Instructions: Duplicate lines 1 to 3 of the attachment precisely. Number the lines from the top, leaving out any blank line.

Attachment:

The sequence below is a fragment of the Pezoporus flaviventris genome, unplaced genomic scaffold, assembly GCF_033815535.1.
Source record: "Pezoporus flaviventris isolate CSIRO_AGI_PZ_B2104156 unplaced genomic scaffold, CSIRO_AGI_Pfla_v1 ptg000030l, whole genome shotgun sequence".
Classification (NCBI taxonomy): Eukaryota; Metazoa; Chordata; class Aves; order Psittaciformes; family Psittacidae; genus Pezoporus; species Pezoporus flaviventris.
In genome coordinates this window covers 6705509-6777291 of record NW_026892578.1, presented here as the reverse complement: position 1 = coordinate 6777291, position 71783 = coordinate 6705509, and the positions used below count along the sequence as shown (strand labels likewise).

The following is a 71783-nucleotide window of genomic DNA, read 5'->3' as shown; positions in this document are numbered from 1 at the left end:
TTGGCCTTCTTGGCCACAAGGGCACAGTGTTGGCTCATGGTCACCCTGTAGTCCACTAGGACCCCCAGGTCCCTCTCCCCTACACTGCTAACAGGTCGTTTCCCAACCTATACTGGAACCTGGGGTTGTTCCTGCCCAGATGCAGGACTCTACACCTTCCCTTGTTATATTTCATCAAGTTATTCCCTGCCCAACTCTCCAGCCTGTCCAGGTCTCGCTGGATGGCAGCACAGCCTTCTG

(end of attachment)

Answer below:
The sequence below is a fragment of the Pezoporus flaviventris genome, unplaced genomic scaffold, assembly GCF_033815535.1.
Source record: "Pezoporus flaviventris isolate CSIRO_AGI_PZ_B2104156 unplaced genomic scaffold, CSIRO_AGI_Pfla_v1 ptg000030l, whole genome shotgun sequence".
Classification (NCBI taxonomy): Eukaryota; Metazoa; Chordata; class Aves; order Psittaciformes; family Psittacidae; genus Pezoporus; species Pezoporus flaviventris.